editorial comment on "Bottle" by editor, Truancy

In the editorial introduction of Truancy 9, the editor-in-chief, Nin Harris, comments on my poem of the fantastic, "Bottle":

...[We] move to Scotland by way of Sarah Webb's "Bottle", a Selkie poem that was so intense, it caught me by the throat."

Thank you, Nin!

The writing in Truancy draws on folklore and fairy tale.  

Click the link to read the poem (and other writing in the issue) on Truancy's website:


 Events where I'll be reading or doing workshops

next:  August 24 Texas Poetry Assignment Friendship Reading

        https:zoom.us/j/98407046849     ID: 98407046849 Passcode: friendship

August 7 & 8, 2021 Georgetown Poetry Festival , Georgetown Public Library and on Zoom

                      2:15-3:30  Hewlett Room: Poetry Workshop: Out Of An Old Tale

                    Writing to draw on internal myths, led by Sarah Webb


                            6:00-7:30 Blue Hole Contributors Reading


                            various open mics

August 15, 2021 7-830 PM Texas Poetry Assignment Contributor Reading (Zoom)

July 11, 2021 7 PM Texas Poetry Assignment Contributor Reading (Zoom)

            zoom 939 8432 6131Password TPAJuly11


Every Thursday night at 7 PM. Zen and Writing writing session 7-830 PM. by Zoom

        co-leader with Kim Mosley, Martha Ward, and Judy Myers


find the link on the Appamada Zen Center calendar by clicking on the event on the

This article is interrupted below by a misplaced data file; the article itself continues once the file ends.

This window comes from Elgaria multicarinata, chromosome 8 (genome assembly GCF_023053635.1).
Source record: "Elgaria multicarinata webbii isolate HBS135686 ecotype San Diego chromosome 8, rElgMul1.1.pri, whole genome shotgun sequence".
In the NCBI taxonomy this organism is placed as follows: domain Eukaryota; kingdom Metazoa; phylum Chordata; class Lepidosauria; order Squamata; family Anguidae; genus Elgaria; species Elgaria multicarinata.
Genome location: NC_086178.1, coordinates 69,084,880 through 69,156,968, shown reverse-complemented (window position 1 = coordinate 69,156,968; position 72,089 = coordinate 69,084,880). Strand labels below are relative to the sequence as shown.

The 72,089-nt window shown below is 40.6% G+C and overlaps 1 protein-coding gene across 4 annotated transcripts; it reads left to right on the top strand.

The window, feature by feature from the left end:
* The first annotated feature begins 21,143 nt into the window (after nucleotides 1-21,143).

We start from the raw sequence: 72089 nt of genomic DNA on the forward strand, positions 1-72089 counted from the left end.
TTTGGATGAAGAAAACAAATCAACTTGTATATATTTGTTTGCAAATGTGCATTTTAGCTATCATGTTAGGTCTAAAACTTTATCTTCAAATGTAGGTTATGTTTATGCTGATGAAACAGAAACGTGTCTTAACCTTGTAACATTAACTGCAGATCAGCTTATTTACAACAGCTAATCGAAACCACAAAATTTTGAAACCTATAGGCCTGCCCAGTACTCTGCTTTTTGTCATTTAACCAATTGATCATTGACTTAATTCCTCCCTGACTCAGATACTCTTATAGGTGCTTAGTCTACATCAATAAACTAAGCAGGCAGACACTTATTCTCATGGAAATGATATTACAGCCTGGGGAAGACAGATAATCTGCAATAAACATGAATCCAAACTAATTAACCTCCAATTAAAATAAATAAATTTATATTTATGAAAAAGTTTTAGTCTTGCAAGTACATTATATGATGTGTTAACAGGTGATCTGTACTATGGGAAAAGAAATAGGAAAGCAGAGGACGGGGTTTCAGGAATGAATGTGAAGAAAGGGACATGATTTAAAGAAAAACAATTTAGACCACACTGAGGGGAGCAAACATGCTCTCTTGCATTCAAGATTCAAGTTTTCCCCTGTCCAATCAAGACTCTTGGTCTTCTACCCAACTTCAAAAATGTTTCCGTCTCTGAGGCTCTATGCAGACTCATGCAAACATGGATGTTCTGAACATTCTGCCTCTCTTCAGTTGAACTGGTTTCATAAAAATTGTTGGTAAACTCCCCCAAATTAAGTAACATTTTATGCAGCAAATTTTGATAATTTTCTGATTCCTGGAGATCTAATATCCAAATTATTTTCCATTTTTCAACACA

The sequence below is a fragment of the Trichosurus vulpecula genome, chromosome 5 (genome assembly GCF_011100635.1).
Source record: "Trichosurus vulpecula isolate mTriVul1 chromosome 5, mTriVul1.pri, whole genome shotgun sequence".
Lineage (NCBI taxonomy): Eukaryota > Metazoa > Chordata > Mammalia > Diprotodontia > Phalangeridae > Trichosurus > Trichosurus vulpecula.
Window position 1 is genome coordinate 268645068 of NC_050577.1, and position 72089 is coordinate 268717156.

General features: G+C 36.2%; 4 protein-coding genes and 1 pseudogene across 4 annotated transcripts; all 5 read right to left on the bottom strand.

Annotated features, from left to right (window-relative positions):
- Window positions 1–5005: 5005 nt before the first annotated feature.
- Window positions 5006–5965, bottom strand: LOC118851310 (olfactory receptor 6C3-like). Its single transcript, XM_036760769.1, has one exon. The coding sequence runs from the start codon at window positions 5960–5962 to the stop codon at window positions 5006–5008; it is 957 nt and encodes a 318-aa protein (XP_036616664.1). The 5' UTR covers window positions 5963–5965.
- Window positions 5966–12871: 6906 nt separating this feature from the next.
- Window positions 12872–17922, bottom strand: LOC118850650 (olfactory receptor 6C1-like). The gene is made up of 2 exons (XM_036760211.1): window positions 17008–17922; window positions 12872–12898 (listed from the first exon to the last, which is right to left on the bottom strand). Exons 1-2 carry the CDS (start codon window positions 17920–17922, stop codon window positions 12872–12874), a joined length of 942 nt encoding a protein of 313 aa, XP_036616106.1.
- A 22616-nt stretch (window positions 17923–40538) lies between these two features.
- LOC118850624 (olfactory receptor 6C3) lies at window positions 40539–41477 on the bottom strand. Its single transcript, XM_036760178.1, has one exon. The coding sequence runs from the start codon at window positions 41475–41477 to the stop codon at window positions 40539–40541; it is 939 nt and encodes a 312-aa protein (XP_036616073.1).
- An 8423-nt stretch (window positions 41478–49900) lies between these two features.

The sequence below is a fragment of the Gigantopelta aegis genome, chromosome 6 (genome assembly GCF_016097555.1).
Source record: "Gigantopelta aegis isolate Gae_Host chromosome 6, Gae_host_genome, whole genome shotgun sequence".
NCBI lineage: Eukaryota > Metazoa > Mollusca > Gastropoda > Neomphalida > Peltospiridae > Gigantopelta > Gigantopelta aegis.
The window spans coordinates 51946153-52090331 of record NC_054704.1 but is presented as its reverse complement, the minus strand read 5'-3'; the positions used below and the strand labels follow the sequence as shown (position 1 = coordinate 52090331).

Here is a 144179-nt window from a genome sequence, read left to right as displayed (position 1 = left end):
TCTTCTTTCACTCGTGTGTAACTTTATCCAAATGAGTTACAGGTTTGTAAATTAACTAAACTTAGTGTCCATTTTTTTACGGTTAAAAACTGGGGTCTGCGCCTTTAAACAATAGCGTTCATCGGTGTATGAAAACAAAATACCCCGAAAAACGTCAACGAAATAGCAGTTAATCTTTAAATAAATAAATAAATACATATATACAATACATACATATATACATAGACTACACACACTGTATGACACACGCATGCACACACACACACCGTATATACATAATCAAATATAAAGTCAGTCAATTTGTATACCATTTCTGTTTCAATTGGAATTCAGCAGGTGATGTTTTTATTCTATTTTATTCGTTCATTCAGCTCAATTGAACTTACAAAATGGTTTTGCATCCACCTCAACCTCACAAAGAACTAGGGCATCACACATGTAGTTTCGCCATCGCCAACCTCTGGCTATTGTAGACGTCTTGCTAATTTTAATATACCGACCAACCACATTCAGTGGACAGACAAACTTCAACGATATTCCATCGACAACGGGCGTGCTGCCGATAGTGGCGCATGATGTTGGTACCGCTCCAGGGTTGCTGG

Every Saturday at 1-230 PM Art Atmosphere Poets (Georgetown) by Zoom and every other 

week also at Georgetown Public  Library  ( hybrid). open to whoever comes

                     Zoom ID: 827 9757 2020  Password: Gull

I'll add to these as I emerge post-pandemic

Last Pieces

To Kim Mosley’s “Last Pieces”

The crow who makes a nest of the world looks for colors from the heart left behind on picnic tables or trailed behind careless pedestrians. He flaps down to the grime of a sidewalk and caws in triumph, Here’s a treasure! Memories of sunsets, a scrap of Jamaica turquoise against white sand, a bonfire of bodies shuddering in bed and the dull of oxblood as habit sets in, pencilled love notes, sweat-stained apologies, burnt bridges, frown lines and quirked-up dimples, twigs that scraped against kitchen windows and bedroom blinds, pleading Let me in, I’ll do anything if you let me stay! It’s a midden of a nest, and it steams with the ache of a thousand families, hums sometimes with Happy Birthday, with tears swallowed at Auld Lang Syne and the That’s Our Song of forty different couples. Reproving sniffs, eye-raised ecstasy, malice like a brown slug. A cattle dog’s bark is caught in the corner by somebody’s sob and a whisper It’ll be all right—hang on till I can get there. Once, There’s nothing you can do that would make me not love you—rarest of all and gleaming. People don’t drop those like a crumb from a sandwich. 

More Complicated

Now To Kim Mosley’s “More complicated!”

The day comes at you.
“Look at me!” it says,
bursting with sunlight and blossom,
making it almost impossible to see
the dirt below the forsythia—
yellow banging at your eyelids—
the pink of tulips, blue of Mexican tile